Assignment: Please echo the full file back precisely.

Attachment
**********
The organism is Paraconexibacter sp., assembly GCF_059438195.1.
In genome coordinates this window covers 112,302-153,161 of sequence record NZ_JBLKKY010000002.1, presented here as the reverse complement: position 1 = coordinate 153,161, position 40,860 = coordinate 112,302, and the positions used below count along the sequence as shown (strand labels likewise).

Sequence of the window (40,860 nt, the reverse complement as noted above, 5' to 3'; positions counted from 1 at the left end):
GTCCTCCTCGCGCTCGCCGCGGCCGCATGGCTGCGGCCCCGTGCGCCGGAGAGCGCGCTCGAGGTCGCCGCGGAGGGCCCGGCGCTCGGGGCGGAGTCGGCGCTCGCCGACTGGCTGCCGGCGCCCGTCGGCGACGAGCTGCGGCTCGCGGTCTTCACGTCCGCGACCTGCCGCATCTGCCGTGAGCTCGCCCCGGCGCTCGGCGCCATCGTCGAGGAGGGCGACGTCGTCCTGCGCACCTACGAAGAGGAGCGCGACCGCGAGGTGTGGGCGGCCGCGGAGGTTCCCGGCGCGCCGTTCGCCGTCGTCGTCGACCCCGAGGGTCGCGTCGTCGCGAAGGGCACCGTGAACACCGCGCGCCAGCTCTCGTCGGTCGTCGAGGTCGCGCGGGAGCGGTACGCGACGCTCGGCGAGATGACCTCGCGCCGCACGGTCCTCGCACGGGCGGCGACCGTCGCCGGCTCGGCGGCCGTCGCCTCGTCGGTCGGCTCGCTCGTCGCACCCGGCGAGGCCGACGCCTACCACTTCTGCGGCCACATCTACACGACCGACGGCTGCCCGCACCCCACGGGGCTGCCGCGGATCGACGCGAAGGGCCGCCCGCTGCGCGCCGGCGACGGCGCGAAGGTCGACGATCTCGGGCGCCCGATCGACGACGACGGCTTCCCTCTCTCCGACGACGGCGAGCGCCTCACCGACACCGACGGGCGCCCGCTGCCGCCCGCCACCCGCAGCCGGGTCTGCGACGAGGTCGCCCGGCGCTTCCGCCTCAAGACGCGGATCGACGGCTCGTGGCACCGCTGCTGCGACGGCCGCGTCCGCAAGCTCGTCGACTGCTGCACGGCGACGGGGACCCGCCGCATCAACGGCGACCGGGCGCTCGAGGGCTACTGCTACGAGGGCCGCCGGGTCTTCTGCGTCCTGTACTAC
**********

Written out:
The organism is Paraconexibacter sp., assembly GCF_059438195.1.
In genome coordinates this window covers 112,302-153,161 of sequence record NZ_JBLKKY010000002.1, presented here as the reverse complement: position 1 = coordinate 153,161, position 40,860 = coordinate 112,302, and the positions used below count along the sequence as shown (strand labels likewise).

Sequence of the window (40,860 nt, the reverse complement as noted above, 5' to 3'; positions counted from 1 at the left end):
GTCCTCCTCGCGCTCGCCGCGGCCGCATGGCTGCGGCCCCGTGCGCCGGAGAGCGCGCTCGAGGTCGCCGCGGAGGGCCCGGCGCTCGGGGCGGAGTCGGCGCTCGCCGACTGGCTGCCGGCGCCCGTCGGCGACGAGCTGCGGCTCGCGGTCTTCACGTCCGCGACCTGCCGCATCTGCCGTGAGCTCGCCCCGGCGCTCGGCGCCATCGTCGAGGAGGGCGACGTCGTCCTGCGCACCTACGAAGAGGAGCGCGACCGCGAGGTGTGGGCGGCCGCGGAGGTTCCCGGCGCGCCGTTCGCCGTCGTCGTCGACCCCGAGGGTCGCGTCGTCGCGAAGGGCACCGTGAACACCGCGCGCCAGCTCTCGTCGGTCGTCGAGGTCGCGCGGGAGCGGTACGCGACGCTCGGCGAGATGACCTCGCGCCGCACGGTCCTCGCACGGGCGGCGACCGTCGCCGGCTCGGCGGCCGTCGCCTCGTCGGTCGGCTCGCTCGTCGCACCCGGCGAGGCCGACGCCTACCACTTCTGCGGCCACATCTACACGACCGACGGCTGCCCGCACCCCACGGGGCTGCCGCGGATCGACGCGAAGGGCCGCCCGCTGCGCGCCGGCGACGGCGCGAAGGTCGACGATCTCGGGCGCCCGATCGACGACGACGGCTTCCCTCTCTCCGACGACGGCGAGCGCCTCACCGACACCGACGGGCGCCCGCTGCCGCCCGCCACCCGCAGCCGGGTCTGCGACGAGGTCGCCCGGCGCTTCCGCCTCAAGACGCGGATCGACGGCTCGTGGCACCGCTGCTGCGACGGCCGCGTCCGCAAGCTCGTCGACTGCTGCACGGCGACGGGGACCCGCCGCATCAACGGCGACCGGGCGCTCGAGGGCTACTGCTACGAGGGCCGCCGGGTCTTCTGCGTCCTGTACTAC